MARPA had the opportunity this week to attend the 2016 FAA-EASA International Aviation Safety Conference that was held in Washington, DC. The conference provides an opportunity for the regulatory agencies and industry to get together to discuss emerging issues in aviation safety and strengthen the cooperation between both the regulators themselves as well as the regulators and industry.
One notable panel discussed performance-based regulations (PBR) and their development, implementation and oversight as a part of the ongoing safety management adoption. The goal of PBR is essentially to retain the high level requirements and clearly establish what those high-level regulations are trying to achieve, while clearing out more detailed prescriptive regulations. Those detailed regulations would then be replaced by industry consensus standards.
In theory, this should clear the way for innovation by focusing more on ensuring a satisfactory outcome (that complies with the regulations) is the result, rather than focusing on prescriptive compliance-based rules. (How this exactly squares with a safety management system focused on systems and processes rather than the outcome per se is a conversation for another day.) Performance-based regulations can free the hands of regulated parties and avoid the trap of innovation stagnation in which companies are forced to design or produce in only limited ways in order to comply with the regulations.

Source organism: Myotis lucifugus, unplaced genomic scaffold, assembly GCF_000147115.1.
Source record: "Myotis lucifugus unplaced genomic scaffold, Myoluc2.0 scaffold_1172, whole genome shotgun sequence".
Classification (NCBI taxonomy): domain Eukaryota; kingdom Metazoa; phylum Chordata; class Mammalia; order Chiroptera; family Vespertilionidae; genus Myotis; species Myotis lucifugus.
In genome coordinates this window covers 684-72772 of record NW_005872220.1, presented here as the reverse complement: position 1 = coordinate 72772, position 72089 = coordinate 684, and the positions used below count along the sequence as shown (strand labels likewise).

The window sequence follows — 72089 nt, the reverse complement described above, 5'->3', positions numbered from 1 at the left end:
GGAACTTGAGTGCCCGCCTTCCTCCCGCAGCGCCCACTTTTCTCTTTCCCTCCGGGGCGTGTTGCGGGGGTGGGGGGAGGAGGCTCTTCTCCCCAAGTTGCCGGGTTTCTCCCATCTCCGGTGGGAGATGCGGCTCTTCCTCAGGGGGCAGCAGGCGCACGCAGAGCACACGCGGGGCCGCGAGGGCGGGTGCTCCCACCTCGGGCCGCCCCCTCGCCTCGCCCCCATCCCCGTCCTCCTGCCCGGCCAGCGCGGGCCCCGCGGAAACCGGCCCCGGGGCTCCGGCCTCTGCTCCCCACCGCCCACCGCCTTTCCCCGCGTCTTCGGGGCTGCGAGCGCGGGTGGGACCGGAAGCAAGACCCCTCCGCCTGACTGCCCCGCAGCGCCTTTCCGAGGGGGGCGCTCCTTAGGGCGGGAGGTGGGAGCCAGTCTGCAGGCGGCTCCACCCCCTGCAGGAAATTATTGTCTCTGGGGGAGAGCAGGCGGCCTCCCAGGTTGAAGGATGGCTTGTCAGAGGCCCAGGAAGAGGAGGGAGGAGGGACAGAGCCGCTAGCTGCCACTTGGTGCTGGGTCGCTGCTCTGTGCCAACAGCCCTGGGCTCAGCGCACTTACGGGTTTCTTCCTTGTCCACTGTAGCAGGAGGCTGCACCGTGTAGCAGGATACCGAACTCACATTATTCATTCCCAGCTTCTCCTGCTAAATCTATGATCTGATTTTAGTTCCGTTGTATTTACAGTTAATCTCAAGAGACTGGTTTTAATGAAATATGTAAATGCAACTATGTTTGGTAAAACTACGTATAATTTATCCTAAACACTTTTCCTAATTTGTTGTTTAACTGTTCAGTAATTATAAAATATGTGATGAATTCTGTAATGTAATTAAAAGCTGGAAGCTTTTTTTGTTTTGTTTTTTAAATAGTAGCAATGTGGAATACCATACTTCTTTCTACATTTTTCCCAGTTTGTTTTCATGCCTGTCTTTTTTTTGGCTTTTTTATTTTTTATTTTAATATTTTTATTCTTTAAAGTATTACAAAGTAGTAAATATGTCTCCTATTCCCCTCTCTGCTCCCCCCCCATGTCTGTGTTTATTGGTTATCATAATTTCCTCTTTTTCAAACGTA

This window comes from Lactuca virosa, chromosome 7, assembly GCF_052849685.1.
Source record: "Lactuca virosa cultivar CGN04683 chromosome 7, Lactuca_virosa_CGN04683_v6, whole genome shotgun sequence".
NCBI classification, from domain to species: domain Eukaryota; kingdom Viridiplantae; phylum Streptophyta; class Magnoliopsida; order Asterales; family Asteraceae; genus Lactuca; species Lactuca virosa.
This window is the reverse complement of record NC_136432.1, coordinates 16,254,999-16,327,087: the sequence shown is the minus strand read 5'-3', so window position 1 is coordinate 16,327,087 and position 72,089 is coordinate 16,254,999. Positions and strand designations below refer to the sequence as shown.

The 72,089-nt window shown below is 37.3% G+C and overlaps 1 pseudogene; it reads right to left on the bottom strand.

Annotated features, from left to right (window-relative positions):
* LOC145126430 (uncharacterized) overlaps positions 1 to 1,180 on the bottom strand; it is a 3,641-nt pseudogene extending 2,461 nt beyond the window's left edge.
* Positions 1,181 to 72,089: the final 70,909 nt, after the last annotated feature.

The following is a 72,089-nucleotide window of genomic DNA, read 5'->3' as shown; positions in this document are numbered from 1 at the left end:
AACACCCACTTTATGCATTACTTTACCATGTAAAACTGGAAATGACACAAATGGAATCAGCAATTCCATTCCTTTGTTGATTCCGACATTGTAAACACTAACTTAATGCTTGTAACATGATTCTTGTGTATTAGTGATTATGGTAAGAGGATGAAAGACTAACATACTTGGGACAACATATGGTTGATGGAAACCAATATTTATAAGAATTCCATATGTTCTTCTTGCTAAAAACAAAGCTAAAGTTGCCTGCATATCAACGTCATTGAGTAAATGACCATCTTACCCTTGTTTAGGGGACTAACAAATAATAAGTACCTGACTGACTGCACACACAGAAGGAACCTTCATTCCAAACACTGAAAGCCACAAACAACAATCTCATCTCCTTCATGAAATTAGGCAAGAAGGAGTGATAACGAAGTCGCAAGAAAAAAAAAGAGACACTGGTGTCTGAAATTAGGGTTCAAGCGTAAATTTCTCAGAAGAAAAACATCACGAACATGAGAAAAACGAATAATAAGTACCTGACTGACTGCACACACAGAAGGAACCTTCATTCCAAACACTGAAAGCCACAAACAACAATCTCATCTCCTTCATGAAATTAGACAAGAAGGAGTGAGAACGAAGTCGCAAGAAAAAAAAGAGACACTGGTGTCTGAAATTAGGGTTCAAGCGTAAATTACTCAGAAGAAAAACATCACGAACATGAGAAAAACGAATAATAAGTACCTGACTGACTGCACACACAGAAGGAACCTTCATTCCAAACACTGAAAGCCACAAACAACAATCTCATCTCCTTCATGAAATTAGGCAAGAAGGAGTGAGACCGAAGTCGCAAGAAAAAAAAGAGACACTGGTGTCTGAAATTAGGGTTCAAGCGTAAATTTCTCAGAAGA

Although moving to a PBR approach may be a laudable goal, the next panel demonstrated how challenging it may be for regulators to break free of deeply ingrained compliance-based approaches to oversight. Relevant to PMA manufacturers, the “fast-moving technologies” panel spent a significant amount of time discussing certification of projects using additive manufacturing techniques.